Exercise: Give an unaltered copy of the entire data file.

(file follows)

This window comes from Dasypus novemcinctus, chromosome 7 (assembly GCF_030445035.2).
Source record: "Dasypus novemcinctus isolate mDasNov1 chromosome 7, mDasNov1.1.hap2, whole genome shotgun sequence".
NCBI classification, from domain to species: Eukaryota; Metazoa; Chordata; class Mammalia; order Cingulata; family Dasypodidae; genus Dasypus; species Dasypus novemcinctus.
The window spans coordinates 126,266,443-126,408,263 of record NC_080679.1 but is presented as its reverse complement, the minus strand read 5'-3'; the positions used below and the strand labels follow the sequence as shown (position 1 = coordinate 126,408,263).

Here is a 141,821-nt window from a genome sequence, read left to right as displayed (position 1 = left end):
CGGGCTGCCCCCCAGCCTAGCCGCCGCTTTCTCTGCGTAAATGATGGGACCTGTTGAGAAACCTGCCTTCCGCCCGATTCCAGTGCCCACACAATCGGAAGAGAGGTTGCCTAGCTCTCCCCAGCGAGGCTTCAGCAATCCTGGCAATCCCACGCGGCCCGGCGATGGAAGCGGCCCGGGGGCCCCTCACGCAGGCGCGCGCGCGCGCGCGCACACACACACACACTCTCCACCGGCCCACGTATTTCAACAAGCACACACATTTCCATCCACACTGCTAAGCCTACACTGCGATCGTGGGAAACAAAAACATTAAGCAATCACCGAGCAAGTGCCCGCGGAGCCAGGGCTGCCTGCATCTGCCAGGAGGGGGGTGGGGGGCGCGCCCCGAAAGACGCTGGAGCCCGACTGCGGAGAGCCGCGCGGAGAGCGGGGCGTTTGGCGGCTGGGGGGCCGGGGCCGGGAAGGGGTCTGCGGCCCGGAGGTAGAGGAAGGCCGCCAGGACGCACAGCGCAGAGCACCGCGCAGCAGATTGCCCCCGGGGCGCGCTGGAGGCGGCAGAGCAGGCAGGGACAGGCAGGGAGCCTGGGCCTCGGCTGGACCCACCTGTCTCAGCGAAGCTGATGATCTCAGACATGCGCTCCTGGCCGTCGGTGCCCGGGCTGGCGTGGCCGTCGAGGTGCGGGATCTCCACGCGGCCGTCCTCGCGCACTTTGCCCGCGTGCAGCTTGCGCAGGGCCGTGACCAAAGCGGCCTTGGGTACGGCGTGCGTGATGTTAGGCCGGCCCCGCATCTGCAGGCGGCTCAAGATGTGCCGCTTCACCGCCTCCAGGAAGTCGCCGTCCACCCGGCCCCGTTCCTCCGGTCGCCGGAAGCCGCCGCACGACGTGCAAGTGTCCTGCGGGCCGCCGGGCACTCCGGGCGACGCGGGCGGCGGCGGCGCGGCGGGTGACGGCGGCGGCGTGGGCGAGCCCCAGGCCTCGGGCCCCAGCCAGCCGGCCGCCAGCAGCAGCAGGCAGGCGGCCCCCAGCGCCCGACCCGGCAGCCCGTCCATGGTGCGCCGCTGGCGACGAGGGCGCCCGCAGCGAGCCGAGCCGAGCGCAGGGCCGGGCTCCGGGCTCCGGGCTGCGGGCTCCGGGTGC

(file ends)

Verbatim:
This window comes from Dasypus novemcinctus, chromosome 7 (assembly GCF_030445035.2).
Source record: "Dasypus novemcinctus isolate mDasNov1 chromosome 7, mDasNov1.1.hap2, whole genome shotgun sequence".
NCBI classification, from domain to species: Eukaryota; Metazoa; Chordata; class Mammalia; order Cingulata; family Dasypodidae; genus Dasypus; species Dasypus novemcinctus.
The window spans coordinates 126,266,443-126,408,263 of record NC_080679.1 but is presented as its reverse complement, the minus strand read 5'-3'; the positions used below and the strand labels follow the sequence as shown (position 1 = coordinate 126,408,263).

Here is a 141,821-nt window from a genome sequence, read left to right as displayed (position 1 = left end):
CGGGCTGCCCCCCAGCCTAGCCGCCGCTTTCTCTGCGTAAATGATGGGACCTGTTGAGAAACCTGCCTTCCGCCCGATTCCAGTGCCCACACAATCGGAAGAGAGGTTGCCTAGCTCTCCCCAGCGAGGCTTCAGCAATCCTGGCAATCCCACGCGGCCCGGCGATGGAAGCGGCCCGGGGGCCCCTCACGCAGGCGCGCGCGCGCGCGCGCACACACACACACACTCTCCACCGGCCCACGTATTTCAACAAGCACACACATTTCCATCCACACTGCTAAGCCTACACTGCGATCGTGGGAAACAAAAACATTAAGCAATCACCGAGCAAGTGCCCGCGGAGCCAGGGCTGCCTGCATCTGCCAGGAGGGGGGTGGGGGGCGCGCCCCGAAAGACGCTGGAGCCCGACTGCGGAGAGCCGCGCGGAGAGCGGGGCGTTTGGCGGCTGGGGGGCCGGGGCCGGGAAGGGGTCTGCGGCCCGGAGGTAGAGGAAGGCCGCCAGGACGCACAGCGCAGAGCACCGCGCAGCAGATTGCCCCCGGGGCGCGCTGGAGGCGGCAGAGCAGGCAGGGACAGGCAGGGAGCCTGGGCCTCGGCTGGACCCACCTGTCTCAGCGAAGCTGATGATCTCAGACATGCGCTCCTGGCCGTCGGTGCCCGGGCTGGCGTGGCCGTCGAGGTGCGGGATCTCCACGCGGCCGTCCTCGCGCACTTTGCCCGCGTGCAGCTTGCGCAGGGCCGTGACCAAAGCGGCCTTGGGTACGGCGTGCGTGATGTTAGGCCGGCCCCGCATCTGCAGGCGGCTCAAGATGTGCCGCTTCACCGCCTCCAGGAAGTCGCCGTCCACCCGGCCCCGTTCCTCCGGTCGCCGGAAGCCGCCGCACGACGTGCAAGTGTCCTGCGGGCCGCCGGGCACTCCGGGCGACGCGGGCGGCGGCGGCGCGGCGGGTGACGGCGGCGGCGTGGGCGAGCCCCAGGCCTCGGGCCCCAGCCAGCCGGCCGCCAGCAGCAGCAGGCAGGCGGCCCCCAGCGCCCGACCCGGCAGCCCGTCCATGGTGCGCCGCTGGCGACGAGGGCGCCCGCAGCGAGCCGAGCCGAGCGCAGGGCCGGGCTCCGGGCTCCGGGCTGCGGGCTCCGGGTGC